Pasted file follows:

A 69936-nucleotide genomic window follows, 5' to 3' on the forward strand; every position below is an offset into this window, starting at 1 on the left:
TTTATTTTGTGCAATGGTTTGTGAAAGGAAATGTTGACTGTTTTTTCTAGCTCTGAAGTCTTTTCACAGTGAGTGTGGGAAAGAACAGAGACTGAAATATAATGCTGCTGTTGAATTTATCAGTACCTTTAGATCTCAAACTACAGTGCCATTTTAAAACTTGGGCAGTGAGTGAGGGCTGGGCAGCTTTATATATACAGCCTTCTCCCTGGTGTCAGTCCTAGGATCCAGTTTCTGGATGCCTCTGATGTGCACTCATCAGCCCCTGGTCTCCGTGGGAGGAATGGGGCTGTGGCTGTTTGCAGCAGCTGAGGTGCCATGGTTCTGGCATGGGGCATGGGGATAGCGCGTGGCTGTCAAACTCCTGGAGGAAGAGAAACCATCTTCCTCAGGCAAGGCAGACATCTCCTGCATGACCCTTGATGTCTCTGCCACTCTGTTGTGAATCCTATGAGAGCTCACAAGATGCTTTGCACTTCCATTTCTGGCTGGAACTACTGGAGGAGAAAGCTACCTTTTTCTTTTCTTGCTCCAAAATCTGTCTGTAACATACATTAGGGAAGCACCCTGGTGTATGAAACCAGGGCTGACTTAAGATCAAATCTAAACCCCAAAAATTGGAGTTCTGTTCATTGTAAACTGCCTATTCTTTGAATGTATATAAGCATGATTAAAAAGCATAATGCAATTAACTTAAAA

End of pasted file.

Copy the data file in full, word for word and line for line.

A 69936-nucleotide genomic window follows, 5' to 3' on the forward strand; every position below is an offset into this window, starting at 1 on the left:
TTTATTTTGTGCAATGGTTTGTGAAAGGAAATGTTGACTGTTTTTTCTAGCTCTGAAGTCTTTTCACAGTGAGTGTGGGAAAGAACAGAGACTGAAATATAATGCTGCTGTTGAATTTATCAGTACCTTTAGATCTCAAACTACAGTGCCATTTTAAAACTTGGGCAGTGAGTGAGGGCTGGGCAGCTTTATATATACAGCCTTCTCCCTGGTGTCAGTCCTAGGATCCAGTTTCTGGATGCCTCTGATGTGCACTCATCAGCCCCTGGTCTCCGTGGGAGGAATGGGGCTGTGGCTGTTTGCAGCAGCTGAGGTGCCATGGTTCTGGCATGGGGCATGGGGATAGCGCGTGGCTGTCAAACTCCTGGAGGAAGAGAAACCATCTTCCTCAGGCAAGGCAGACATCTCCTGCATGACCCTTGATGTCTCTGCCACTCTGTTGTGAATCCTATGAGAGCTCACAAGATGCTTTGCACTTCCATTTCTGGCTGGAACTACTGGAGGAGAAAGCTACCTTTTTCTTTTCTTGCTCCAAAATCTGTCTGTAACATACATTAGGGAAGCACCCTGGTGTATGAAACCAGGGCTGACTTAAGATCAAATCTAAACCCCAAAAATTGGAGTTCTGTTCATTGTAAACTGCCTATTCTTTGAATGTATATAAGCATGATTAAAAAGCATAATGCAATTAACTTAAAA